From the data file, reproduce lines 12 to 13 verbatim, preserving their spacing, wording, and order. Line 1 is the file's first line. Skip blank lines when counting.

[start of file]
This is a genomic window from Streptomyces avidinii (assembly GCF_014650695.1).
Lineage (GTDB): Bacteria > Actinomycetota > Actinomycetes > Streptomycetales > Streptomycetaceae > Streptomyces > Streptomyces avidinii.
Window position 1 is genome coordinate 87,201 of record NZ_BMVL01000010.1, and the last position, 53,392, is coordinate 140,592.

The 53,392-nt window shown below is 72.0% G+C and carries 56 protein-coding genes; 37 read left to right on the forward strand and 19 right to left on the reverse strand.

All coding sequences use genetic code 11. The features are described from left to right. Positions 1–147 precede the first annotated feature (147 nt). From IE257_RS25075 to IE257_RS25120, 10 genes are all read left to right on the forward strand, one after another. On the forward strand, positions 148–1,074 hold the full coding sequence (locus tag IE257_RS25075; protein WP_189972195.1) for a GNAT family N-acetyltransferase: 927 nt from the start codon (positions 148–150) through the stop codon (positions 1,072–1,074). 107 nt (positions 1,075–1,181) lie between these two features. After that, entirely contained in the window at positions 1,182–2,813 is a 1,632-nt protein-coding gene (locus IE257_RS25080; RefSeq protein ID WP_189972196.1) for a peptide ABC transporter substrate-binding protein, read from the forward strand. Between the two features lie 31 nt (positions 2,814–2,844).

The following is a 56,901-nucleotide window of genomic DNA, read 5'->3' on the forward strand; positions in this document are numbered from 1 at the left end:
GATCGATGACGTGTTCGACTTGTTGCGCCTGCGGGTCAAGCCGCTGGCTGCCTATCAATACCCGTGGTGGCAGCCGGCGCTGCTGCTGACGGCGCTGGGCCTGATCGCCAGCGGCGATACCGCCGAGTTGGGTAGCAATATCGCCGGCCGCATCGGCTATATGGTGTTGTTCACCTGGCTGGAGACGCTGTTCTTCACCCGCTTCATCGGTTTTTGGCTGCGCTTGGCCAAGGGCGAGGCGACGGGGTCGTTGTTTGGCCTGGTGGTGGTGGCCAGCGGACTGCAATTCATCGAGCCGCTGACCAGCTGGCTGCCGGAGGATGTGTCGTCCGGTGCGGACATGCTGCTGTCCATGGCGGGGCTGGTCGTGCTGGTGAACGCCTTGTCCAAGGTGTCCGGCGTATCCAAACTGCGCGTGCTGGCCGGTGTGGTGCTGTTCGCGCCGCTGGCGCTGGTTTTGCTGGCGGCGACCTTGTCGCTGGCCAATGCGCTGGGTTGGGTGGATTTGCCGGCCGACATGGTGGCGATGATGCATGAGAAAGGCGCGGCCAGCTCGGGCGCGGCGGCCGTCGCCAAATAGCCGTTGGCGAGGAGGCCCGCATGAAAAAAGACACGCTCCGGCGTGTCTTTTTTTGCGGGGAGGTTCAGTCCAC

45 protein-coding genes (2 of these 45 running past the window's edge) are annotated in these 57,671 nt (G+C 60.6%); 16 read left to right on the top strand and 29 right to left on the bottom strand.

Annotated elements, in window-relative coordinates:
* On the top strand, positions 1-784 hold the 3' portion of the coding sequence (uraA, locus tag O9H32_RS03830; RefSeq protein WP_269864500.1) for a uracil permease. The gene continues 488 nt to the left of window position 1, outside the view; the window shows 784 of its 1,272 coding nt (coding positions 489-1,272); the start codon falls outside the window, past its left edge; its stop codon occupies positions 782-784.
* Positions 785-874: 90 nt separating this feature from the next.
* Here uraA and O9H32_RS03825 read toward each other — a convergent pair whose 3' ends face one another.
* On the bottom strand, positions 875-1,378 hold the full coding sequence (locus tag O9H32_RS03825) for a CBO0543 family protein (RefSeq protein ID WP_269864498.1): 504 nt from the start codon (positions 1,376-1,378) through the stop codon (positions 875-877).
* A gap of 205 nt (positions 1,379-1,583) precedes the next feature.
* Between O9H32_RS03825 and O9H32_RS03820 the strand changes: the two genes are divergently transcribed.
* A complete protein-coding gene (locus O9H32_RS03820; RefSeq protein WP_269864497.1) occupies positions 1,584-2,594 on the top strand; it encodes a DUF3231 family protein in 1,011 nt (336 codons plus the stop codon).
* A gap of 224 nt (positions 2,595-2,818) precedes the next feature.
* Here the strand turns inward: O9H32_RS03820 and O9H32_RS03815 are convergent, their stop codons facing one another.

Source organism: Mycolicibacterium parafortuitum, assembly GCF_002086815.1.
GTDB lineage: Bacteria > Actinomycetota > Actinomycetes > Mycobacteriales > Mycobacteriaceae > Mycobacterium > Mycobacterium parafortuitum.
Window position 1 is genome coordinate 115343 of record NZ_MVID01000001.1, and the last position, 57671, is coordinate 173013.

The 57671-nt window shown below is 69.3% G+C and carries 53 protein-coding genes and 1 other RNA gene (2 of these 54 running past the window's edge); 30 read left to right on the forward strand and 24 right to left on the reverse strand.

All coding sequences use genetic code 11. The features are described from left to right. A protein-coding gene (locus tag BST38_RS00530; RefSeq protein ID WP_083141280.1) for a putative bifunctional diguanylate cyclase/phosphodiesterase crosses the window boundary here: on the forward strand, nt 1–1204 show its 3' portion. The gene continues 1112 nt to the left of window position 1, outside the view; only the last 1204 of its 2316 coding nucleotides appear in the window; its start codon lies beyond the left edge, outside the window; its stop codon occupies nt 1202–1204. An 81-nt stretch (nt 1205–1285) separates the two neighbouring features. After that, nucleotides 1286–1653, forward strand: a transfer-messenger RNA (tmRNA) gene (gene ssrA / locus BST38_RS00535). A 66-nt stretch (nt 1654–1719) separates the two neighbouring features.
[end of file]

* Here uraA and O9H32_RS03825 read toward each other — a convergent pair whose 3' ends face one another.
* On the bottom strand, positions 875-1,378 hold the full coding sequence (locus tag O9H32_RS03825) for a CBO0543 family protein (RefSeq protein ID WP_269864498.1): 504 nt from the start codon (positions 1,376-1,378) through the stop codon (positions 875-877).